Herzog, Paris Café, 1959, inkjet print. Collection of the artist, Courtesy of Equinox Gallery (Globe and Mail, online)
The starting point for the transformative model of mediation is an understanding of the nature of conflict as a crisis in human interaction. In this view, the crisis is characterized by two kinds of adverse impacts. First, in conflict each individual has a sense of her own diminished capacity to move past the situation. Second, each individual becomes more self-absorbed and, consequently, unable to see and hear the other person in an undistorted way. The transformative model then articulates how conversation, whether or not with an impartial third person, can foster the conditions within which people may move beyond their circumstances.
There is a poignant illustration of this power of conversation in Marsha Lederman’s feature article, “The collision: Fred Herzog, the Holocaust and me”, that appeared in The Globe and Mail on Saturday, May 5th, and online here. (Lederman describes Herzog “as arguably [Vancouver’s] most important — if for many years, obscure — visual documentarian.”)
Last fall, I had occasion to interview Herzog, who is 81, at his modest home on the west side of Vancouver. The book Fred Herzog: Photographs was being published, and it was an opportunity to talk about his life, his method, the impact of his late-in-life success.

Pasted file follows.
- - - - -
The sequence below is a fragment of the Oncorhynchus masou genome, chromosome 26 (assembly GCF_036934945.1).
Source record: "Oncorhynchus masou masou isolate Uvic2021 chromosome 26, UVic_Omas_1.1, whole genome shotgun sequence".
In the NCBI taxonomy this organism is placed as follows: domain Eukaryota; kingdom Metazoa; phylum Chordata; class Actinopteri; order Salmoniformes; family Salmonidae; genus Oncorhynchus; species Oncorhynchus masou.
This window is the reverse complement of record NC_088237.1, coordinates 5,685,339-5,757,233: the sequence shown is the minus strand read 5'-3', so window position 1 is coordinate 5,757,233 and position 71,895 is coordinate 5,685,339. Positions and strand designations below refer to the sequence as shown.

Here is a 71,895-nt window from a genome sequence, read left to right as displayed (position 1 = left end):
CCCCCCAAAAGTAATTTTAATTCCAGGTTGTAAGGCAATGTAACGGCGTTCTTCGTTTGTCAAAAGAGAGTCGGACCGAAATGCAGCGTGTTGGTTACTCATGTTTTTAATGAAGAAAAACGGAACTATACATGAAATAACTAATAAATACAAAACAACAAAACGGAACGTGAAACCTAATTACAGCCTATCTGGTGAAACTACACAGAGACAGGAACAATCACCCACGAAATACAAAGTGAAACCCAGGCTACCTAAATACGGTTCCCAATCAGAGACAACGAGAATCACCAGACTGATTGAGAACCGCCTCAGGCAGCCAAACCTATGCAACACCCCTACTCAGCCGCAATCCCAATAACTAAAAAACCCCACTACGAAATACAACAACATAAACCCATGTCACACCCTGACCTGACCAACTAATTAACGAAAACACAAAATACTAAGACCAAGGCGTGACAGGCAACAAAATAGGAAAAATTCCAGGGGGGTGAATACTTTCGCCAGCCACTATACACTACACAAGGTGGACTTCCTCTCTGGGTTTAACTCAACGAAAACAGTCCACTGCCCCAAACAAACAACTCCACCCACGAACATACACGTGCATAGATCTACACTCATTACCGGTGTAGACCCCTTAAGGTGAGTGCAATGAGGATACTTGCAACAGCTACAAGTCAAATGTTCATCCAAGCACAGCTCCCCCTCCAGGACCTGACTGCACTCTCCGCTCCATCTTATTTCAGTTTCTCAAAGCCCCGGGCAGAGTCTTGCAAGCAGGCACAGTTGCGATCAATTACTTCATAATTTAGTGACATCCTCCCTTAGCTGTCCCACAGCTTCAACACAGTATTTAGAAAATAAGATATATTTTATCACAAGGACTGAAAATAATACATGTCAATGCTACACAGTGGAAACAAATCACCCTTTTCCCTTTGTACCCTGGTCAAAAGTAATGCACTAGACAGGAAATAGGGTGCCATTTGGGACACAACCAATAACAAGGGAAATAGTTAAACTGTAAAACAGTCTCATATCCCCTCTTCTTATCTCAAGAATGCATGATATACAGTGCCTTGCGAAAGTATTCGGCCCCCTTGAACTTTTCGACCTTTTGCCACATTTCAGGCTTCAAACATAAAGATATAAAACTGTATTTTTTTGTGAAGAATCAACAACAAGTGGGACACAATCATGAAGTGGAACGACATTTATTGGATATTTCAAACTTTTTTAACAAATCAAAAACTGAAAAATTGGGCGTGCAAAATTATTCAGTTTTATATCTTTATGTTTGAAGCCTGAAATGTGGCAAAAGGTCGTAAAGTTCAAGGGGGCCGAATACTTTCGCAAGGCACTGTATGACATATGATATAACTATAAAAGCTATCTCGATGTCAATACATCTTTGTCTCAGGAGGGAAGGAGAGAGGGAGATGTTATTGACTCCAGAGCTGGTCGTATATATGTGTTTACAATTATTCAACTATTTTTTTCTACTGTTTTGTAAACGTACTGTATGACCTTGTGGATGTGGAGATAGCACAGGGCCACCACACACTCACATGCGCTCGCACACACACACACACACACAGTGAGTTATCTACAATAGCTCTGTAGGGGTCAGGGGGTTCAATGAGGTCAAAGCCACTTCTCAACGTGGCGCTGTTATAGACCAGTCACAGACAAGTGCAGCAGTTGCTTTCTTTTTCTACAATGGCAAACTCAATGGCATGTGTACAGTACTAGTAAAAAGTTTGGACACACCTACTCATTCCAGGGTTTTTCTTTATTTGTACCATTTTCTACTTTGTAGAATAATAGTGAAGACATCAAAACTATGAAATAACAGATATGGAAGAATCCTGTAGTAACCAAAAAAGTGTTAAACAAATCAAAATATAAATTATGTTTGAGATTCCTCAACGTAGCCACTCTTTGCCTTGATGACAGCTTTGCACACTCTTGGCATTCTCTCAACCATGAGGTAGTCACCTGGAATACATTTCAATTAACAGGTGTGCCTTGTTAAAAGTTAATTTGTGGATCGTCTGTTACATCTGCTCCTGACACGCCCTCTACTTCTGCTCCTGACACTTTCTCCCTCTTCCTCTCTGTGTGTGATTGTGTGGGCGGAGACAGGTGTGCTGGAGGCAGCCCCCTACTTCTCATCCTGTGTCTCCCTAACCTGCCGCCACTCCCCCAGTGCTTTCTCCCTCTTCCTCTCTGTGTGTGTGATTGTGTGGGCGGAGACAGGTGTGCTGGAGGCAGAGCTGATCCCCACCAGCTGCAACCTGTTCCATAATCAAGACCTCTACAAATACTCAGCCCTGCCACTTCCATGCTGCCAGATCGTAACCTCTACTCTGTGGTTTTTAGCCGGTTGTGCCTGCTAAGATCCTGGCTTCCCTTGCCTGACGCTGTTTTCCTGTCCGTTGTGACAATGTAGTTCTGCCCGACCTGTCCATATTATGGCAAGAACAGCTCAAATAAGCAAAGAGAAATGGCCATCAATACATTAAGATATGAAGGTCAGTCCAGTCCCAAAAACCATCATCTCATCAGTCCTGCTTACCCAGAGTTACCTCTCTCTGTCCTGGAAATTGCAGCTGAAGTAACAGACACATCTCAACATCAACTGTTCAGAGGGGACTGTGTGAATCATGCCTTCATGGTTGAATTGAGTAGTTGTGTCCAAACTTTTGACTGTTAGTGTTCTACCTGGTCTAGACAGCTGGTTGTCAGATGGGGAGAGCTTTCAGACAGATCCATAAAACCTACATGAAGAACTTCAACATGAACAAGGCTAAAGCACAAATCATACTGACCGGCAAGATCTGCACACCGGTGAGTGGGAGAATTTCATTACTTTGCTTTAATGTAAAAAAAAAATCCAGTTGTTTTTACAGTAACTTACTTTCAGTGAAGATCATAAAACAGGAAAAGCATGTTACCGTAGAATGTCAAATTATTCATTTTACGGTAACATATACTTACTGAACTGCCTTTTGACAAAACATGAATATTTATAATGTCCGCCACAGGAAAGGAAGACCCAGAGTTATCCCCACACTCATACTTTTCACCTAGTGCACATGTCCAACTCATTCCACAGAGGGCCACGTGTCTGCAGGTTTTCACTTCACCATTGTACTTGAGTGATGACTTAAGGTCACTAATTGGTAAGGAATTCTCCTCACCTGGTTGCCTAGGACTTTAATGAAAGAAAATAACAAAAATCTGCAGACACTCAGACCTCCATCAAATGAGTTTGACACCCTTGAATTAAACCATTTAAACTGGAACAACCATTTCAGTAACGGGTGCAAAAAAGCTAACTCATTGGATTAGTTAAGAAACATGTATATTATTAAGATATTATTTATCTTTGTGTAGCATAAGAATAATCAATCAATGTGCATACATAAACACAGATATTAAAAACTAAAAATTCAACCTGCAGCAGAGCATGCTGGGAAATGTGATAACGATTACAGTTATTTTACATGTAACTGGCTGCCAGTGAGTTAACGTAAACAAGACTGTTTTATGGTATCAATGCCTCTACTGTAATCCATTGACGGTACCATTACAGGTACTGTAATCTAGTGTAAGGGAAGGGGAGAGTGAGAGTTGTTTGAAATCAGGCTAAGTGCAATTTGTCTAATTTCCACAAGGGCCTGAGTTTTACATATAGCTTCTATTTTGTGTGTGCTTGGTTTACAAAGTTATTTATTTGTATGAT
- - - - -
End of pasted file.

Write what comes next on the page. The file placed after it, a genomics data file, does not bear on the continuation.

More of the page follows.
The ‘collision’ or conflict occurs when Herzog, in response to a question, refers to the so-called Holocaust:
It’s a question about his early time in Toronto that leads to the Holocaust. We’re about 30 minutes into our conversation when I ask whether he, as a German, experienced any racism in postwar Toronto; I note that his employer – an importer of glass and china – was Jewish.
Herzog explains that George Zimmer, with whom he got along very well, had had a business in East Prussia before the war, a big furniture business, and that he must have sold it at a comparatively low price, given the times.
“He never complained to me about that,” said Herzog. “That marks him as an unusual person, because even now, many of the people I know, many doctors, are Jewish. And there isn’t one who spares me hearing about relatives who were, you know, treated badly during the war and the so-called Holocaust.”
My throat goes tight.
Read Lederman’s entire piece here and note how the conversations between Lederman and Herzog move for each of them through personal shock, reflection, and then openness to the other.
Listen to Herzog in a later conversation:
The reason I gave you the wrong answer to the Holocaust. … To begin with, when I grew up in Germany after the war, nobody ever talked about the Holocaust. Nobody. Not my boss, not the other employees. Nobody there ever talked about the Holocaust. It was actually a seamless denial. And it was only after I had left Germany, I think there were some trials in West Germany where the Holocaust problem was driven home to Germans in such a way that they could no longer ignore it. … I remember reading right after the war that there were six million Jews killed and I talked to people about that and most people said they had no idea. And I think on the other hand some people must have had an idea that bad things were happening but simply put their head in the sand.
And Lederman’s insight into what she has experienced:
After months of living with this, I’m surprised: I am able, I think, to see it all through Herzog’s battered lens.
I see his photography as the expression of a victim whose pain was not deemed valid in light of the atrocities of his countrymen and what others suffered; a young man who came to Canada and had to remain silent, but whose work speaks volumes.